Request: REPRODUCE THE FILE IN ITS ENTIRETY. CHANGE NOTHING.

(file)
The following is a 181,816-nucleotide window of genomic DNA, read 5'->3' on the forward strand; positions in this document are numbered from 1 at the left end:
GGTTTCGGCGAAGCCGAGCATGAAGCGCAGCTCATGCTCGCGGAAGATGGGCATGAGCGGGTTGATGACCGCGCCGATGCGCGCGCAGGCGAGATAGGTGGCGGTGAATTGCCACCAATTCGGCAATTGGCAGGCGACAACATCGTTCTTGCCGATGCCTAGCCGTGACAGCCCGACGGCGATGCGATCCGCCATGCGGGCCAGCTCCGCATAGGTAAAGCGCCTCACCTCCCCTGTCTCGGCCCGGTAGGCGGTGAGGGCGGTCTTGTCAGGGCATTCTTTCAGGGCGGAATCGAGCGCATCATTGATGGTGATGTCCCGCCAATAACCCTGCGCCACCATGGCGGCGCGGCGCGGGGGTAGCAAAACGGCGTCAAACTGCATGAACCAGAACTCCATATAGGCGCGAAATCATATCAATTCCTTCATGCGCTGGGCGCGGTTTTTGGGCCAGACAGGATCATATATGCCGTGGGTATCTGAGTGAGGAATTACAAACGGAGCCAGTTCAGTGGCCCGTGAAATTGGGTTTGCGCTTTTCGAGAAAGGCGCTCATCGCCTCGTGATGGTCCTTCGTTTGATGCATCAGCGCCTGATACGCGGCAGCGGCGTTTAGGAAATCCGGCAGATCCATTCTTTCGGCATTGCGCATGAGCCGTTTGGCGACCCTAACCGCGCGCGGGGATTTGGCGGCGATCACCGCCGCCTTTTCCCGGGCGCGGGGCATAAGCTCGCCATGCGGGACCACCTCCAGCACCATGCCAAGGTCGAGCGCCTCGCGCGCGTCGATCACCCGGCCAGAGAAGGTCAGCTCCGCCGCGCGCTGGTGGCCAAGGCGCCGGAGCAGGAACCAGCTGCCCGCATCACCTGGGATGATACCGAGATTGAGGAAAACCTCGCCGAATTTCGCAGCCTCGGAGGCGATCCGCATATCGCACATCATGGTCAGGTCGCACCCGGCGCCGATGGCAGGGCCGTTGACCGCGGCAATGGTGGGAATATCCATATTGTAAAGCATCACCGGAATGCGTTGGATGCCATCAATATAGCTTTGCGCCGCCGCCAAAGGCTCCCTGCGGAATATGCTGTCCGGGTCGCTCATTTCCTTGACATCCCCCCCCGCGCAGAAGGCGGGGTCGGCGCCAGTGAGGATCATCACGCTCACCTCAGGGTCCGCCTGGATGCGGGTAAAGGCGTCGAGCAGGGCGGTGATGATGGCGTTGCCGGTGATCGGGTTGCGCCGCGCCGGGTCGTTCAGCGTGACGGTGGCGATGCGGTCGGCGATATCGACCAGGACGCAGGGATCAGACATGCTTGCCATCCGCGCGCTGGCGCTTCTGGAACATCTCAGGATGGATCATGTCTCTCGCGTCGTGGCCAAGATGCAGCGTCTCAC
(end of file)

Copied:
The following is a 181,816-nucleotide window of genomic DNA, read 5'->3' on the forward strand; positions in this document are numbered from 1 at the left end:
GGTTTCGGCGAAGCCGAGCATGAAGCGCAGCTCATGCTCGCGGAAGATGGGCATGAGCGGGTTGATGACCGCGCCGATGCGCGCGCAGGCGAGATAGGTGGCGGTGAATTGCCACCAATTCGGCAATTGGCAGGCGACAACATCGTTCTTGCCGATGCCTAGCCGTGACAGCCCGACGGCGATGCGATCCGCCATGCGGGCCAGCTCCGCATAGGTAAAGCGCCTCACCTCCCCTGTCTCGGCCCGGTAGGCGGTGAGGGCGGTCTTGTCAGGGCATTCTTTCAGGGCGGAATCGAGCGCATCATTGATGGTGATGTCCCGCCAATAACCCTGCGCCACCATGGCGGCGCGGCGCGGGGGTAGCAAAACGGCGTCAAACTGCATGAACCAGAACTCCATATAGGCGCGAAATCATATCAATTCCTTCATGCGCTGGGCGCGGTTTTTGGGCCAGACAGGATCATATATGCCGTGGGTATCTGAGTGAGGAATTACAAACGGAGCCAGTTCAGTGGCCCGTGAAATTGGGTTTGCGCTTTTCGAGAAAGGCGCTCATCGCCTCGTGATGGTCCTTCGTTTGATGCATCAGCGCCTGATACGCGGCAGCGGCGTTTAGGAAATCCGGCAGATCCATTCTTTCGGCATTGCGCATGAGCCGTTTGGCGACCCTAACCGCGCGCGGGGATTTGGCGGCGATCACCGCCGCCTTTTCCCGGGCGCGGGGCATAAGCTCGCCATGCGGGACCACCTCCAGCACCATGCCAAGGTCGAGCGCCTCGCGCGCGTCGATCACCCGGCCAGAGAAGGTCAGCTCCGCCGCGCGCTGGTGGCCAAGGCGCCGGAGCAGGAACCAGCTGCCCGCATCACCTGGGATGATACCGAGATTGAGGAAAACCTCGCCGAATTTCGCAGCCTCGGAGGCGATCCGCATATCGCACATCATGGTCAGGTCGCACCCGGCGCCGATGGCAGGGCCGTTGACCGCGGCAATGGTGGGAATATCCATATTGTAAAGCATCACCGGAATGCGTTGGATGCCATCAATATAGCTTTGCGCCGCCGCCAAAGGCTCCCTGCGGAATATGCTGTCCGGGTCGCTCATTTCCTTGACATCCCCCCCCGCGCAGAAGGCGGGGTCGGCGCCAGTGAGGATCATCACGCTCACCTCAGGGTCCGCCTGGATGCGGGTAAAGGCGTCGAGCAGGGCGGTGATGATGGCGTTGCCGGTGATCGGGTTGCGCCGCGCCGGGTCGTTCAGCGTGACGGTGGCGATGCGGTCGGCGATATCGACCAGGACGCAGGGATCAGACATGCTTGCCATCCGCGCGCTGGCGCTTCTGGAACATCTCAGGATGGATCATGTCTCTCGCGTCGTGGCCAAGATGCAGCGTCTCAC